When I was a little kid, I spent more than a few nights under the covers with a flashlight reading books like Enders Game and Little House on The Prairie.
Were you the same way?
As working adults, we long for those special nights, but it’s hard to carve out the time to make a sandwich, never mind read a book.
But now that you’re building a company, reading is essential. There are scientifically-backed reasons to read entrepreneurial books.
You’ll find new perspectives.
You can’t learn everything from attending events and reading blog posts. The experiences, perspectives, and knowledge of other entrepreneurs can help shape how you think about running a business. The best place to get knowledge from the source is from books, especially if you have a tight budget. When you read a book, your attention is focused on what you’re doing-- you’re not distracted by a smartphone or a computer screen. An author can tell you their whole story with all of its moving parts.
Emotional intelligence is the ability to understand and respond to the feelings of yourself and others.
Fluid intelligence is the ability to solve problems.
Crystallized intelligence is the knowledge you have.
Reading can foster and improve all three types of intelligence and is good for your memory, too. According to research in an online version ofNeurology, people who participated in mentally stimulating activities (such as reading books and completing math problems) had better memory retention later in life, no matter if they read as children or adults.
You’ll clear your head and chill out.
Building a business eats up your energy and concentration. Even when you’re not working, it’s impossible to take your mind off of what youshould be doing. Books are a respite from the wild entrepreneurial ride. You can pick up a book, get transported to another planet, and get totally lost in it.
Researchers at the University of Sussex found that reading is a more effective way to beat stress than listening to music or taking a walk.
"It really doesn't matter what book you read, by losing yourself in a thoroughly engrossing book you can escape from the worries and stresses of the everyday world and spend a while exploring the domain of the author's imagination," Dr. David Lewis, the study’s researcher, told The Telegraph. "This is more than merely a distraction but an active engaging of the imagination as the words on the printed page stimulate your creativity and cause you to enter what is essentially an altered state of consciousness."
Running a business is demanding. You might be suffering from problems with friends and family, while struggling to take care of yourself. Before you walk past the self-help aisle in your local bookstore, consider this:those books actually work.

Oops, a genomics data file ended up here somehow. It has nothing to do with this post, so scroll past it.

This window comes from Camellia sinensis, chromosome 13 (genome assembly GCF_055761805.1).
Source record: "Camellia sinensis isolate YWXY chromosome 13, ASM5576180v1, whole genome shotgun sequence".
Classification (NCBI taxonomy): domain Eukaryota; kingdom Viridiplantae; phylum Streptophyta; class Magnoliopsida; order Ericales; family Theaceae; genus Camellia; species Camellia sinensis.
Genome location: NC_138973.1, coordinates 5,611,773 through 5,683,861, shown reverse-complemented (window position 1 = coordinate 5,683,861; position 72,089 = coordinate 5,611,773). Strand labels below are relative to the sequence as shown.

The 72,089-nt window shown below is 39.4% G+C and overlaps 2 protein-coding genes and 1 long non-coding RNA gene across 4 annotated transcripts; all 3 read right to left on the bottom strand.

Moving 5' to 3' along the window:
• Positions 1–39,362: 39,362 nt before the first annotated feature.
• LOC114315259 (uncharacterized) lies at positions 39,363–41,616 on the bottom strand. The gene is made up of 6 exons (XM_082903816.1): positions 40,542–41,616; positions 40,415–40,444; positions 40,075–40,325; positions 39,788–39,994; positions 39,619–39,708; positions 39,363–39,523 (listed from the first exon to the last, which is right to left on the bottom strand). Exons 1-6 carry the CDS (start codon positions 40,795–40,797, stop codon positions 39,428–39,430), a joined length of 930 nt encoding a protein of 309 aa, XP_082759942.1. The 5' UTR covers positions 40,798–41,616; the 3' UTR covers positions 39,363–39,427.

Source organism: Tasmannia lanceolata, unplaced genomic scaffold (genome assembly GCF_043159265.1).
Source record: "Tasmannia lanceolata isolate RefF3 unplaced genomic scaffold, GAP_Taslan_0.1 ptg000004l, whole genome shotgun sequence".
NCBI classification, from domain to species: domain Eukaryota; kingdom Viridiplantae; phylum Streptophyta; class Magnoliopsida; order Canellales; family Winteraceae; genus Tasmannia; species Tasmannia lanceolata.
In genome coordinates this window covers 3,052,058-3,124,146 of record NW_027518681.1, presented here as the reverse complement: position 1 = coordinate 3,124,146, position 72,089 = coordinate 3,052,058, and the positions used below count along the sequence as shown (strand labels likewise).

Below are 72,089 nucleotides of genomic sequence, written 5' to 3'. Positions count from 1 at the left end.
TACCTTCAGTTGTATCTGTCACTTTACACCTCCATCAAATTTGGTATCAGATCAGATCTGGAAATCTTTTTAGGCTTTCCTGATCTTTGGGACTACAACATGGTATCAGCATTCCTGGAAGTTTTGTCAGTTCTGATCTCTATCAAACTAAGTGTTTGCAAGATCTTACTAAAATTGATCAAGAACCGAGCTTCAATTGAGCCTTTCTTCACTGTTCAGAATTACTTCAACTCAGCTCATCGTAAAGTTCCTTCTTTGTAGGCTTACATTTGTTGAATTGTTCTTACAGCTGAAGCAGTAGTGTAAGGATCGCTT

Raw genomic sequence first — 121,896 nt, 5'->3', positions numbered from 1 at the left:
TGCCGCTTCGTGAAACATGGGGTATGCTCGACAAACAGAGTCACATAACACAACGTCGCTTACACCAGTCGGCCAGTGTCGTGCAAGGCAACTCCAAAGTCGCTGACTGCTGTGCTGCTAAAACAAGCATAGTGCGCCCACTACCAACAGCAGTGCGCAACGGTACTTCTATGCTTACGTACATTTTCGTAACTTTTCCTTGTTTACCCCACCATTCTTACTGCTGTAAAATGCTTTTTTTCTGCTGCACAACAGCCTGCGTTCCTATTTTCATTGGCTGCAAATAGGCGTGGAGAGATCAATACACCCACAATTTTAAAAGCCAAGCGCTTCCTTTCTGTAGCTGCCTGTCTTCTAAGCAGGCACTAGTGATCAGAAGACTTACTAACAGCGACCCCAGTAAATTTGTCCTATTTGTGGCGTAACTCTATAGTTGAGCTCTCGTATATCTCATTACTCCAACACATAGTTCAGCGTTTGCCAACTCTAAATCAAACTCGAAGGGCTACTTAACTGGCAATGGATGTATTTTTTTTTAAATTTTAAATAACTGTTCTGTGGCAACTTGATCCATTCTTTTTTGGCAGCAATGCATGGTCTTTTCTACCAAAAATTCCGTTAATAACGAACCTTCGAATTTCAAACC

It’s been proven that these types of books can help those suffering from depression. The University of Manchester published a report that concluded that those who are severely depressed can benefit from these books as much as others. Psychologists call this “bibliotherapy” and it appears to help those in need.
Here are four business books to get you started on regular reading.
1. Predictably Irrational by Dan Ariely.
As business owners, we are faced with making decisions every day. What we don’t realize is that many of our daily decisions aren’t very rational. In Predictably Irrational, Dan Ariely explains how the mind works and why we are often prone to irrational decision-making. When you’re finished you’ll understand what motivates your customers, as well as what compels you.
2. Think and Grow Rich by Napoleon Hill.
Think and Grow Rich is one of the first books to ever ask “what makes a winner?” It's an extremely motivational book about leadership, winning personalities, and historical successes. Napoleon Hill's 1937 book focuses on such entrepreneurs as Henry Ford, Thomas Edison, and Andrew Carnegie. The historical lessons still ring true today, making “Think and Grow Rich” well worth a read.
3. The Checklist Manifesto by Atul Gawande.
Every entrepreneur wants to be successful. Turns out, there’s no way to do this without a team. The Checklist Manifesto details how to organize and empower teams so they can be way more awesome. As a surgeon, Atul Guwande knows a great deal about procedure and the various outcomes—he uses anecdotes from various industries to illustrate how a checklists can help organize and improve teams.
4. Good to Great by Jim Collins.
In the world of business there is always room for improvement. In this book, Jim Collins takes a look at twenty-eight companies that have gone from good to great and even better and the steps they’ve taken to do so. This book will prove that companies don’t have to be “born great” but with strategic steps they can make it to the top just the same.
So, delight yourself with reading, there’s nothing in the world quite like it, so pick up a book. It’s now or never!